All Commentary
Thursday, February 7, 2013

The Fortunes of a Country

A lot of libertarians are fond of saying there is no such thing as the “common good.” Rightfully, we shake our heads at politicians who do all kinds of unseemly things to our rights and freedoms in the name of the common good. Public Choice theory teaches us that “public benefit” is usually evoked most loudly when political actors are helping special interests in the brothels of K Street. Never mind that the very idea of public benefit is elusive, especially when we start to consider individual actors in particular circumstances.

But I want to urge that there is a common good toward which we can work: equal freedom. The problem is, the real common good is tough for most people to get their heads around, clouded as the idea has become by collectivism.

FEE President Larry Reed just published a little piece for a local Georgia paper where he lives. Reed was writing about a congressman serving during the time of Grover Cleveland. He pointed out that the House speaker from Georgia (one Charles Frederick Crisp) had been agitating for “cheap money.” These inflationary policies would move the United States away from the gold standard and help certain Georgians with interests in silver. The President, Grover Cleveland, fought to protect the gold standard.

“Do you know what this means to me?” Crisp asked. “My people in Georgia are for silver. My political career will be ruined!”

According to Cleveland biographer Alyn Brodsky, the President roared back: “Mr. Speaker, what is your political future weighed in the balance against the fortunes of the country? Who are you and I compared with the welfare of the whole American people?”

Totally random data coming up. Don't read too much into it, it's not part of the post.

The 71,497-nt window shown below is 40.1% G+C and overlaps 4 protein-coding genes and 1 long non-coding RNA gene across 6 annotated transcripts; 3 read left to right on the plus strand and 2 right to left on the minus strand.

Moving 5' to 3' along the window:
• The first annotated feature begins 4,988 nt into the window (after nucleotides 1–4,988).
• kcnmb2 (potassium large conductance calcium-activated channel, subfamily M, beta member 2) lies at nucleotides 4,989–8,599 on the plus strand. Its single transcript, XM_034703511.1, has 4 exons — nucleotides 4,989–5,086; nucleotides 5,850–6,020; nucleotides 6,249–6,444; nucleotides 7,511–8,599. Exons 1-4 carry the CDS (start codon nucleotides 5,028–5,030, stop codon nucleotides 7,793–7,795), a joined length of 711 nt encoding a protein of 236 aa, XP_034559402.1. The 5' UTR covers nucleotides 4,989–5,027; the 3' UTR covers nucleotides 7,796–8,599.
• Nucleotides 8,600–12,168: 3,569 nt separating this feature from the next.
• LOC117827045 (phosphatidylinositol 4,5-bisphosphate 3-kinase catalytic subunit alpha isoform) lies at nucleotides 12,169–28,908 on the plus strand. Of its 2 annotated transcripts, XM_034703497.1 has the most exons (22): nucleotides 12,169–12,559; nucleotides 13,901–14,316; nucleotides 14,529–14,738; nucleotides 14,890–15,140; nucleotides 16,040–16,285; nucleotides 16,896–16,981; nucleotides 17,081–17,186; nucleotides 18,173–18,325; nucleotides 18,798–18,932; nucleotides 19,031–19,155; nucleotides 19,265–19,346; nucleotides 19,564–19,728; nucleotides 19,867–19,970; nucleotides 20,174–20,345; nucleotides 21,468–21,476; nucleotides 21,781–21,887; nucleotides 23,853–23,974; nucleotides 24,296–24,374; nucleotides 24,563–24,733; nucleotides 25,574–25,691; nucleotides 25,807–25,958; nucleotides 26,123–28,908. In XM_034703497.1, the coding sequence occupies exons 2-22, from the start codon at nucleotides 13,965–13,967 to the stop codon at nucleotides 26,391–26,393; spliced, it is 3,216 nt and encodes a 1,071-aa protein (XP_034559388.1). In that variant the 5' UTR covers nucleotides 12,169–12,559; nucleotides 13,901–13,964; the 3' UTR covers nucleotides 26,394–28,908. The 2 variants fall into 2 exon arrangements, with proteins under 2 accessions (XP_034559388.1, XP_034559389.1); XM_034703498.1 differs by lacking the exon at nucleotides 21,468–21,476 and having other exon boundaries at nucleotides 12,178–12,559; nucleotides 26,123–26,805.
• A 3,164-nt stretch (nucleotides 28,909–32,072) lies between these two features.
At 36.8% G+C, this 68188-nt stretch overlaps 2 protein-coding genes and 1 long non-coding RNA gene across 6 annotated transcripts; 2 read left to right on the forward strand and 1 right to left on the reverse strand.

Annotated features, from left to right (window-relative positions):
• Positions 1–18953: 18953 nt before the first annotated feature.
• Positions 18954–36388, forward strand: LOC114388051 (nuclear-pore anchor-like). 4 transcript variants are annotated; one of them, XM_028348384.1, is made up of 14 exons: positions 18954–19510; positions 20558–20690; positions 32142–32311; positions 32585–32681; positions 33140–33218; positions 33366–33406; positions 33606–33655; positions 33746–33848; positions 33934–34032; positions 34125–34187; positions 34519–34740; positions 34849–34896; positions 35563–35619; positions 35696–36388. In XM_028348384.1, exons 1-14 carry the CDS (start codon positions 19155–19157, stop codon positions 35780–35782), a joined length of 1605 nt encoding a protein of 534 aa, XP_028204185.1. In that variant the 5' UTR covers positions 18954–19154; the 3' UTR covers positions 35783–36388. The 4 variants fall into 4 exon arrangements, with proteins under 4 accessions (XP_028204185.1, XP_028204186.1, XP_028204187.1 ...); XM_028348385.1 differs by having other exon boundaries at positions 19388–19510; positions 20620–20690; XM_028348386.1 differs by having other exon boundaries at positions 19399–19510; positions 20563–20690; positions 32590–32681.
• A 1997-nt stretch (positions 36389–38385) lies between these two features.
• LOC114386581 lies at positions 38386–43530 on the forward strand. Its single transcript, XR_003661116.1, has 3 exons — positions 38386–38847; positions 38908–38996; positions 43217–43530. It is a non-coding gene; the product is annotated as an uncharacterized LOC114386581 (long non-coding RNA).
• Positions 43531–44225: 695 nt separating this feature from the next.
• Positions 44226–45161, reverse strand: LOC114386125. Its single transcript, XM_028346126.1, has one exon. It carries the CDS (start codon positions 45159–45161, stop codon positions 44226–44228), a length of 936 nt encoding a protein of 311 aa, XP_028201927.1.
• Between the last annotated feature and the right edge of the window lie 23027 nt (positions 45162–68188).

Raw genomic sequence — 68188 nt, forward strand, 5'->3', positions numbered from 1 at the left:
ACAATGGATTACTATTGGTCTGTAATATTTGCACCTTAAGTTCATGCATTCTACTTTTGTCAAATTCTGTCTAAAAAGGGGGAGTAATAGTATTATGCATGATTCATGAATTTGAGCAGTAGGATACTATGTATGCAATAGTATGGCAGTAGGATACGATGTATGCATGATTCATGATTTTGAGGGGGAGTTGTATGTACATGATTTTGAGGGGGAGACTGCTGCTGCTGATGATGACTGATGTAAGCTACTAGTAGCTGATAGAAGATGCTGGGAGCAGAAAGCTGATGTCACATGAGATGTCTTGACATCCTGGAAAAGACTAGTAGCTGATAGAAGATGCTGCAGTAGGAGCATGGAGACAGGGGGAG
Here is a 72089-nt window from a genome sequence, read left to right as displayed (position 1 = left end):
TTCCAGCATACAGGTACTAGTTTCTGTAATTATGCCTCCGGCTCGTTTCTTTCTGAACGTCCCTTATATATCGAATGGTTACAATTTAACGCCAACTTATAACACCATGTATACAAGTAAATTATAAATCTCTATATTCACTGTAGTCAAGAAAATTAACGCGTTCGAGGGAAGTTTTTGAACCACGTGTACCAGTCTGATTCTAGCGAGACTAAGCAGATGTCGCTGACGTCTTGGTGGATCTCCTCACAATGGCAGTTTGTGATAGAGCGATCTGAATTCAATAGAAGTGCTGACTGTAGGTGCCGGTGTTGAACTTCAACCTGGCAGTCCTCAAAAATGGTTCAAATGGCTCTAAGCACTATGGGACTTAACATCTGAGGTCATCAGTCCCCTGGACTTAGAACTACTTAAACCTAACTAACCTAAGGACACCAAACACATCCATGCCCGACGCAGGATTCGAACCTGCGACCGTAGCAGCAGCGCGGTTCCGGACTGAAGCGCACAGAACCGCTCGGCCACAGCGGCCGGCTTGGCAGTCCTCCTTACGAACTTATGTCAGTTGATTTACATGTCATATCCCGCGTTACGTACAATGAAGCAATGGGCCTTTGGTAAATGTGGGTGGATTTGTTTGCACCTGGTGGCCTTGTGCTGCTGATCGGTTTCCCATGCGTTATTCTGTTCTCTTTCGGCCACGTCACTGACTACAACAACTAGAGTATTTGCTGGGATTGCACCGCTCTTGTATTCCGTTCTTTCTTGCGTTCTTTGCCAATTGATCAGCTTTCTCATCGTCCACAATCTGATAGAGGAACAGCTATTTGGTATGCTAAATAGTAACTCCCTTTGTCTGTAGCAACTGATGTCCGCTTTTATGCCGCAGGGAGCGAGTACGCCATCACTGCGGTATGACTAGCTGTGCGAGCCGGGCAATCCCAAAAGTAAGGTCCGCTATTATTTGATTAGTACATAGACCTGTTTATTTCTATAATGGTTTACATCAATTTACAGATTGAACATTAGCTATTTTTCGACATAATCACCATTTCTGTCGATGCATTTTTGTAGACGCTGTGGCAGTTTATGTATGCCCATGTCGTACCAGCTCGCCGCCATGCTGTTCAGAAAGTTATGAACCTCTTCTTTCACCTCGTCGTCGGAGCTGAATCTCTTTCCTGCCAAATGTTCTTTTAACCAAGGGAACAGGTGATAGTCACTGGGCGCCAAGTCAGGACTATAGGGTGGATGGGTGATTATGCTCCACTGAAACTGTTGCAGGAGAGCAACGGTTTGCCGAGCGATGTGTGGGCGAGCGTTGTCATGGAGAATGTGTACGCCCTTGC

Crisp’s reply? “Well, if you put it that way, I’ll consent.”

Thanks to Cleveland’s wisdom and Crisp’s support, the veto was sustained. America’s dollar remained “as good as gold” for the next 20 years until the Federal Reserve System was established—much to our nation’s long-term detriment, I might add.

In the wake of the shameful displays of recent times, can we imagine a politician willing to stand up for the “fortunes of a country,” much less an opposition politician willing to consent in the face of reason? If we must live in a representative republic, the only way we can sustain it is for people of character to act as the republic’s stewards. And people of character are supposed to act in accordance with the real common good.

So what is it?

This is a tough question. But I’d say, roughly, the common good is that good that arises out of the rules all people would choose (or better, actually do choose) in order to cooperate. That requires a superstructure of law that doesn’t operate to the benefit of any person or group, but rather embodies equality before the law. Such law should increase the likelihood that any given person living under its auspices is freely able to pursue his or her particular idea of happiness—without making anyone worse off. Because the “common good,” under most other construals, benefits individuals or groups at the expense of others, it cannot truly be common. That's why the common good inheres in equal rights and freedoms, such as those enumerated in the Bill of Rights. 

The common good, seen as the Founders saw it, severely restricts the powers of politicians and populists.

So by our lights, the common good would include liberty for all, private property, and sound money. But for those who don’t share our starting points, the fortunes of a country might be built on other, decidedly illiberal, foundations. Our job is to persuade them otherwise. For if we don't, more and more people will find themselves living in a nightmare created by those who see the common good as somehow inhering in State power.

  • Max Borders is author of The Social Singularity. He is also the founder and Executive Director of Social Evolution—a non-profit organization dedicated to liberating humanity through innovation. Max is also co-founder of the Voice & Exit event and former editor at the Foundation for Economic Education (FEE). Max is a futurist, a theorist, a published author and an entrepreneur.